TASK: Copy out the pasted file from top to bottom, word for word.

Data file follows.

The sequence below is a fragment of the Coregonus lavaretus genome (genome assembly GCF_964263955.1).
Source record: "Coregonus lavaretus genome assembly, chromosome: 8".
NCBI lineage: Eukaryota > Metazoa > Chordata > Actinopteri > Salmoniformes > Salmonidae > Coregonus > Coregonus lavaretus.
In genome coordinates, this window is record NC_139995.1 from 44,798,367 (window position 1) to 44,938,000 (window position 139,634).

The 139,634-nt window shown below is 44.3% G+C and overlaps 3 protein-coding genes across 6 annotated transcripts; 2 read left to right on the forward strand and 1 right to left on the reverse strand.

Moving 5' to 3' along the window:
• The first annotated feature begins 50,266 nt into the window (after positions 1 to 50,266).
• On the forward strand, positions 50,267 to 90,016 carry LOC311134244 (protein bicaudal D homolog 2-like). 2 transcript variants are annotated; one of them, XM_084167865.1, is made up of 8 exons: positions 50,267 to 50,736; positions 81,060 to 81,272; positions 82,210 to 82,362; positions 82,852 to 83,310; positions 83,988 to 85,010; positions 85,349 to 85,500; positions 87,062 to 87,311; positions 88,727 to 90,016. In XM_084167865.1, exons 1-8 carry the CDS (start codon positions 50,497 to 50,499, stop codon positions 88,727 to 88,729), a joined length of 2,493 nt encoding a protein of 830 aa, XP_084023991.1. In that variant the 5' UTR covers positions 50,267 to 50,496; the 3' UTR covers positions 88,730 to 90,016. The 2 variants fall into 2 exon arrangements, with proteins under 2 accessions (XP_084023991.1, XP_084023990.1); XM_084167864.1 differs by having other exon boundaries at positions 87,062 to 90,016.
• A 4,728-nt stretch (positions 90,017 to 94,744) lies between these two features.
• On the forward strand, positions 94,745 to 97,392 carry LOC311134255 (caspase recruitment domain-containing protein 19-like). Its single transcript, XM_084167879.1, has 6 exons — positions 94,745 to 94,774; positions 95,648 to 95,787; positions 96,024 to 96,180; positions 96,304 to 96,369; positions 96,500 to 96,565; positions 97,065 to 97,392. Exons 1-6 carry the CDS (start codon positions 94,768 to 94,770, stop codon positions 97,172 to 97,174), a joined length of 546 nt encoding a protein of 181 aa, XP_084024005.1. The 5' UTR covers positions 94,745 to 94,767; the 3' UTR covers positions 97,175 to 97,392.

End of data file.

The sequence below is a fragment of the Coregonus lavaretus genome (genome assembly GCF_964263955.1).
Source record: "Coregonus lavaretus genome assembly, chromosome: 8".
NCBI lineage: Eukaryota > Metazoa > Chordata > Actinopteri > Salmoniformes > Salmonidae > Coregonus > Coregonus lavaretus.
In genome coordinates, this window is record NC_139995.1 from 44,798,367 (window position 1) to 44,938,000 (window position 139,634).

The 139,634-nt window shown below is 44.3% G+C and overlaps 3 protein-coding genes across 6 annotated transcripts; 2 read left to right on the forward strand and 1 right to left on the reverse strand.

Moving 5' to 3' along the window:
• The first annotated feature begins 50,266 nt into the window (after positions 1 to 50,266).
• On the forward strand, positions 50,267 to 90,016 carry LOC311134244 (protein bicaudal D homolog 2-like). 2 transcript variants are annotated; one of them, XM_084167865.1, is made up of 8 exons: positions 50,267 to 50,736; positions 81,060 to 81,272; positions 82,210 to 82,362; positions 82,852 to 83,310; positions 83,988 to 85,010; positions 85,349 to 85,500; positions 87,062 to 87,311; positions 88,727 to 90,016. In XM_084167865.1, exons 1-8 carry the CDS (start codon positions 50,497 to 50,499, stop codon positions 88,727 to 88,729), a joined length of 2,493 nt encoding a protein of 830 aa, XP_084023991.1. In that variant the 5' UTR covers positions 50,267 to 50,496; the 3' UTR covers positions 88,730 to 90,016. The 2 variants fall into 2 exon arrangements, with proteins under 2 accessions (XP_084023991.1, XP_084023990.1); XM_084167864.1 differs by having other exon boundaries at positions 87,062 to 90,016.
• A 4,728-nt stretch (positions 90,017 to 94,744) lies between these two features.
• On the forward strand, positions 94,745 to 97,392 carry LOC311134255 (caspase recruitment domain-containing protein 19-like). Its single transcript, XM_084167879.1, has 6 exons — positions 94,745 to 94,774; positions 95,648 to 95,787; positions 96,024 to 96,180; positions 96,304 to 96,369; positions 96,500 to 96,565; positions 97,065 to 97,392. Exons 1-6 carry the CDS (start codon positions 94,768 to 94,770, stop codon positions 97,172 to 97,174), a joined length of 546 nt encoding a protein of 181 aa, XP_084024005.1. The 5' UTR covers positions 94,745 to 94,767; the 3' UTR covers positions 97,175 to 97,392.